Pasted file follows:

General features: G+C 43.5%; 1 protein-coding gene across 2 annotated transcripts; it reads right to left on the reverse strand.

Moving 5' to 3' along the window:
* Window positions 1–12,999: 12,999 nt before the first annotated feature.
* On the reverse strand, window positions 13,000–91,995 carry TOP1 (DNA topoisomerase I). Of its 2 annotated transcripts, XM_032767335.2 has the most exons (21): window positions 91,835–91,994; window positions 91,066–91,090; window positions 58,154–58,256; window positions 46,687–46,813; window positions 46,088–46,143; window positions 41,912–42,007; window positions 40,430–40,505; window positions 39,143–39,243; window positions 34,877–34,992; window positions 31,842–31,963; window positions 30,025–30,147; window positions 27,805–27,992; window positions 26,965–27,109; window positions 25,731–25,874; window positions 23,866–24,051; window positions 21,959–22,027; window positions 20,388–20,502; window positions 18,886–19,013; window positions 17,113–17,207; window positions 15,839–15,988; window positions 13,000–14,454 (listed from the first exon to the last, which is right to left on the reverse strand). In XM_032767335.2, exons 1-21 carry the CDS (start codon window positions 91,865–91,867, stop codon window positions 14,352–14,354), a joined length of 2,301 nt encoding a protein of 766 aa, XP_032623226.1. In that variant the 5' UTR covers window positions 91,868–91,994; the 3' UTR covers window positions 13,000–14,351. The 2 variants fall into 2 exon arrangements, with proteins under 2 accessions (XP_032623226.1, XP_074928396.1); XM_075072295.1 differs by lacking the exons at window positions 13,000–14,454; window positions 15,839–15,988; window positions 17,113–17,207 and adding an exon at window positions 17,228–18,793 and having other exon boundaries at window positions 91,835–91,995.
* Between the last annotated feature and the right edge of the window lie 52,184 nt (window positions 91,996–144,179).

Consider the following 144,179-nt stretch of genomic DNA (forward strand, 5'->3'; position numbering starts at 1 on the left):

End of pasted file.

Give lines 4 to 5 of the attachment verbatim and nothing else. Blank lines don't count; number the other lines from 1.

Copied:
* On the reverse strand, window positions 13,000–91,995 carry TOP1 (DNA topoisomerase I). Of its 2 annotated transcripts, XM_032767335.2 has the most exons (21): window positions 91,835–91,994; window positions 91,066–91,090; window positions 58,154–58,256; window positions 46,687–46,813; window positions 46,088–46,143; window positions 41,912–42,007; window positions 40,430–40,505; window positions 39,143–39,243; window positions 34,877–34,992; window positions 31,842–31,963; window positions 30,025–30,147; window positions 27,805–27,992; window positions 26,965–27,109; window positions 25,731–25,874; window positions 23,866–24,051; window positions 21,959–22,027; window positions 20,388–20,502; window positions 18,886–19,013; window positions 17,113–17,207; window positions 15,839–15,988; window positions 13,000–14,454 (listed from the first exon to the last, which is right to left on the reverse strand). In XM_032767335.2, exons 1-21 carry the CDS (start codon window positions 91,865–91,867, stop codon window positions 14,352–14,354), a joined length of 2,301 nt encoding a protein of 766 aa, XP_032623226.1. In that variant the 5' UTR covers window positions 91,868–91,994; the 3' UTR covers window positions 13,000–14,351. The 2 variants fall into 2 exon arrangements, with proteins under 2 accessions (XP_032623226.1, XP_074928396.1); XM_075072295.1 differs by lacking the exons at window positions 13,000–14,454; window positions 15,839–15,988; window positions 17,113–17,207 and adding an exon at window positions 17,228–18,793 and having other exon boundaries at window positions 91,835–91,995.
* Between the last annotated feature and the right edge of the window lie 52,184 nt (window positions 91,996–144,179).